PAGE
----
“There are obviously a lot of parallel paths,” Carlson says. “The first job is to install and test the new meters. Then we have the time-of-use rate proceedings, which begin in August. At the same time we have to examine the grid algorithms, document the key data points and identify potential gaps in the distribution system to determine the best way to establish a real-time data collection system. By August we should have the basics in place.”
Xcel estimates the project will cost roughly $100 million, with much of that borne by a combination of government grants, partners, and vendors looking to test and prove their software and hardware products.
“We’ve run our time data architecture requirements by companies like Oracle, SAP, Teradat, OSIsoft and they’re all interested in doing a trial,” Carlson says. “Everybody says they have technology that can be applied to this project. How much really exists and how much of it still needs to be developed? Right now we think 60 percent of the data architecture technology is already there, while the other 40 percent will probably need tweaking. Then we’ll determine what is or isn’t scalable.”
Xcel’s smart-grid-city project is intended to address a number of important smart-grid theories and questions. For example, the company believes monitoring a distribution system in real time to optimize power factor performance and system balancing could reduce distribution losses by as much as 30 percent. Therefore, it will retrofit existing substations with remote, near real-time data monitoring equipment to optimize performance.
“Say the grid is overstressed and we can see that a substation transformer is overheated to its breaking point. And because of that, we know we have a 15 percent power factor loss at that point in the system,” Carlson explains. “Our hypothesis is that if you have a fully-integrated grid, you can make distribution alterations to relieve that stress point and bring the loss down to something like six to ten percent. We believe we can do that system-wide.”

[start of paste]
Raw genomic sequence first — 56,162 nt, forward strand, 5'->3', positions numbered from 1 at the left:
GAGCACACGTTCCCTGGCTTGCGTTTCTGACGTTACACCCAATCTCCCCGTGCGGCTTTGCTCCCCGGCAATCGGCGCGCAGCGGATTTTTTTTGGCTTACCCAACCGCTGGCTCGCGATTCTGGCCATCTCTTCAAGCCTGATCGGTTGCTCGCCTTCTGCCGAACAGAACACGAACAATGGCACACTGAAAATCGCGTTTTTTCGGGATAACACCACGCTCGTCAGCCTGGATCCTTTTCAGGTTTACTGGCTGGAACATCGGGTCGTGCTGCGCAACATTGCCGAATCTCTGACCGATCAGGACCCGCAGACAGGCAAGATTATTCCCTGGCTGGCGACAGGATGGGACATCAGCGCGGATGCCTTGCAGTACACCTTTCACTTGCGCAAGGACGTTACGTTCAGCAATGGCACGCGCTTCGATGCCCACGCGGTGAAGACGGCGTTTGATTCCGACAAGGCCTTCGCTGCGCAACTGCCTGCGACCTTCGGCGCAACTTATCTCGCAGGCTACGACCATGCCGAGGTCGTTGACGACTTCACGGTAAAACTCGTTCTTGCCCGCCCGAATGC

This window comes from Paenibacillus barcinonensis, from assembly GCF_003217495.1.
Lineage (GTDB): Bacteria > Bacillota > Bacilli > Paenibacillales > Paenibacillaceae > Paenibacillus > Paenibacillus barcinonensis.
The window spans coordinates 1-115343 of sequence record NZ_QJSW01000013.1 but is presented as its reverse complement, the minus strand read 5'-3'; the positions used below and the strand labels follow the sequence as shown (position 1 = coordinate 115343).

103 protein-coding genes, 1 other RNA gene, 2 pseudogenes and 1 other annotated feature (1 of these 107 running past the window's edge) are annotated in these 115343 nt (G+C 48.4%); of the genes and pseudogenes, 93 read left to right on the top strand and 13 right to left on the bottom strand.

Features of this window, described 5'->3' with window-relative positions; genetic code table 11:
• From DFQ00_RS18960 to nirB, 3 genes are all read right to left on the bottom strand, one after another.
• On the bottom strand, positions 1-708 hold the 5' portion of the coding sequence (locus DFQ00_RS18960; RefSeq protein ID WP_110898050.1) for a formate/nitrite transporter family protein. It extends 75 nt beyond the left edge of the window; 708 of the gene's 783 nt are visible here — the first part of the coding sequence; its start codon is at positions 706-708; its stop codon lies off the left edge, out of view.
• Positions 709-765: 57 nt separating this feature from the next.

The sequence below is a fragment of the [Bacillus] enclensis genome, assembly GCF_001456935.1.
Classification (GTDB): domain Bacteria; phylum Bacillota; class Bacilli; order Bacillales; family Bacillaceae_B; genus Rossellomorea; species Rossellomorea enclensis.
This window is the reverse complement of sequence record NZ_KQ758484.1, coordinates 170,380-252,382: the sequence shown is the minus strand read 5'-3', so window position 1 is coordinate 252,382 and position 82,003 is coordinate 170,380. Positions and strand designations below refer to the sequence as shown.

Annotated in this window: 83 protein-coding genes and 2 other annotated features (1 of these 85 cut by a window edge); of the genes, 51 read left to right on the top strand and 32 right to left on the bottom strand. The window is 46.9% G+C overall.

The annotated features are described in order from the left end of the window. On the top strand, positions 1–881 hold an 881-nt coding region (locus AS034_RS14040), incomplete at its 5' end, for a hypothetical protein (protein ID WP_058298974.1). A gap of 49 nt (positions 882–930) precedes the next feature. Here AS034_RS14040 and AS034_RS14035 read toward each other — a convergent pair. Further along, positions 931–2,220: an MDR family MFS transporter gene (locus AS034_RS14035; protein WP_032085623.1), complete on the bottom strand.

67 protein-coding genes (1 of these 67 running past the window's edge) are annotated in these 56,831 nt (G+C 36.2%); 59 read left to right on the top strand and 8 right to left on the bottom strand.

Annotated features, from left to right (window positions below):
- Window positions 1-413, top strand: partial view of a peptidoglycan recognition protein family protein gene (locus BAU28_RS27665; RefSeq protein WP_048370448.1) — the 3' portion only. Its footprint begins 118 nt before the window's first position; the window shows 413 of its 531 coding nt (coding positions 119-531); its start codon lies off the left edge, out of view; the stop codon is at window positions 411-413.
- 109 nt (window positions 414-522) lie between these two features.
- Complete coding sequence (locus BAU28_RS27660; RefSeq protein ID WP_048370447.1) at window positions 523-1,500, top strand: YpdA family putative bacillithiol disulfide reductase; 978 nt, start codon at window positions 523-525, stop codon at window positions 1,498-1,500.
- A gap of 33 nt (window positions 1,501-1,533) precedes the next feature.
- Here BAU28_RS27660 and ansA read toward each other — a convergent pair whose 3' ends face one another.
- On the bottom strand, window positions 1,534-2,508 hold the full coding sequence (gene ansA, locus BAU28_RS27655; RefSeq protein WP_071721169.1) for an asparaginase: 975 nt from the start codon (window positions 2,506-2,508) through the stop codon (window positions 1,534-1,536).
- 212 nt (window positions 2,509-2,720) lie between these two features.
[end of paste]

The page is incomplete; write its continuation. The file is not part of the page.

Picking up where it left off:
The goal is to create an intuitive electrical network, one that can incorporate and automate existing load-shedding processes to balance the system. Some of the necessary capabilities already are in place, such as remotely opening or closing certain switches, or interrupting service to large customers who have agreed to such measures in advance. But in this case, the processes would be automated and include other options, such as cutting back on residential central air conditioning via programmable thermostats.
In the future, the smart-grid city could include additional demand-response measures that go beyond operational benefits to address environmental or other societal values. For example, pool pumps or other non-essential residential appliances could be identified in advance and shut down temporarily to reduce peak loads.
“The point is, you have to prove all these concepts before you can present the idea of a truly intuitive smart grid system to regulators,” Carlson says. “As an industry we haven’t really demonstrated the benefit of combining all these technologies. Until we do, there will be skepticism. That’s the real value of this project.”